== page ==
Microsoft is cutting another 1,850 jobs connected to its mobile-phone business, on the heels of the 4,500 job cuts connected with its sell-off of its feature-phone business a week ago.
The latest cuts impact primarily employees in Finland working on Microsoft's Lumia phone business. Of the current 1,850 cuts, 1,350 of those affected are in Finland, according to Microsoft's May 25 announcement.
Microsoft also is taking a $950 million impairment and restructuring charge as part of today's announcement, with about $200 million of that total attributable to severance payments.
Most of the cuts announced today will happen before the end of Microsoft's calendar 2016; the rest will be done by July 2017, officials said today.
So that's it for Microsoft's plans for any future phone hardware? Believe it or not, the answer is no.
According to an email sent on March 26 to all employees, Windows and Devices chief Terry Myerson said Microsoft's phone business, moving forward, will be "more focused" and targeting companies that are most interested in security, manageability and Continuum.
Today's announcement is part of Microsoft's previously announced strategy to try to gain inroads with customers in the business phone segment.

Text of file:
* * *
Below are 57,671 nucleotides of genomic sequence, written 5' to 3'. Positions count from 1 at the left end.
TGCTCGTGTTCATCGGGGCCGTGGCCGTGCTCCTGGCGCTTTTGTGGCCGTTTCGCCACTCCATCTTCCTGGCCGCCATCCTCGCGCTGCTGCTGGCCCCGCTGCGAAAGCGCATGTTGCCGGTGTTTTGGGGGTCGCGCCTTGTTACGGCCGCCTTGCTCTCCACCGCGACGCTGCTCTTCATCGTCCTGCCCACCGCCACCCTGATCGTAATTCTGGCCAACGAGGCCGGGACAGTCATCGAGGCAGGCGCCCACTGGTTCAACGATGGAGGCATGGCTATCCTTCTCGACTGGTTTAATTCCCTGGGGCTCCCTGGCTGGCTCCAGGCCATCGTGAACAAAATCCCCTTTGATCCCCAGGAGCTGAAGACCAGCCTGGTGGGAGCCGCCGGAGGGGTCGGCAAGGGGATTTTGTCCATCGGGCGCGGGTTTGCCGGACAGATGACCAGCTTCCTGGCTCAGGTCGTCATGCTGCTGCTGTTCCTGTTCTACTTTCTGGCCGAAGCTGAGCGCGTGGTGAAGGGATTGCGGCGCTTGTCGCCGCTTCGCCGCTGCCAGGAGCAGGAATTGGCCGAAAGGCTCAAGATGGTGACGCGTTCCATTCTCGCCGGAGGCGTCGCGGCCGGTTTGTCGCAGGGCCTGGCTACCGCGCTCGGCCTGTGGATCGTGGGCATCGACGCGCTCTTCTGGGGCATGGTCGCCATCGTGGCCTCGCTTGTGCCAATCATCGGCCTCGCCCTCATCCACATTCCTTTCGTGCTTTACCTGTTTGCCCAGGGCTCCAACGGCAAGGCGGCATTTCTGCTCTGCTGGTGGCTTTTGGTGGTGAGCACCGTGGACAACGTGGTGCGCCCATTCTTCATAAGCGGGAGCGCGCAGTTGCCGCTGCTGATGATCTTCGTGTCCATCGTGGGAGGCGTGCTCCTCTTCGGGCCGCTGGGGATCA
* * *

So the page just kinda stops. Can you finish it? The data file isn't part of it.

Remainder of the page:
Last July, CEO Satya Nadella said Microsoft would reduce the number of Windows Phones it would make and sharpen its sights on fans, business customers and value-sensitive users. In recent months, Microsoft introduced the Lumia 650 as its newest business phone. The Lumia 550 was its latest value phone and the Lumia 950/950 XL its phone models for fan/flagship customers.
As far as I've heard from my sources, in spite of today's news, Microsoft still plans to introduce new small mobile devices in the spring of 2017.
In a May 25 email to all employees, Myerson said: "We will continue to update and support our current Lumia and OEM partner phones, and develop great new devices." Myerson added "We're scaling back, but we're not out!" in regards to Microsoft's plans for phone hardware.
"At the same time, our company will be pragmatic and embrace other mobile platforms with our productivity services, device management services, and development tools -- regardless of a person's phone choice, we want everyone to be able to experience what Microsoft has to offer them," Myerson said in that same email.
Microsoft has continued to lose money on its phone hardware business over the past several years. Company execs have warned that Microsoft's already dwindling market share in mobile phones (currently under one percent worldwide) would dip further in the coming months as Microsoft attempts to regroup and stem its phone-hardware losses.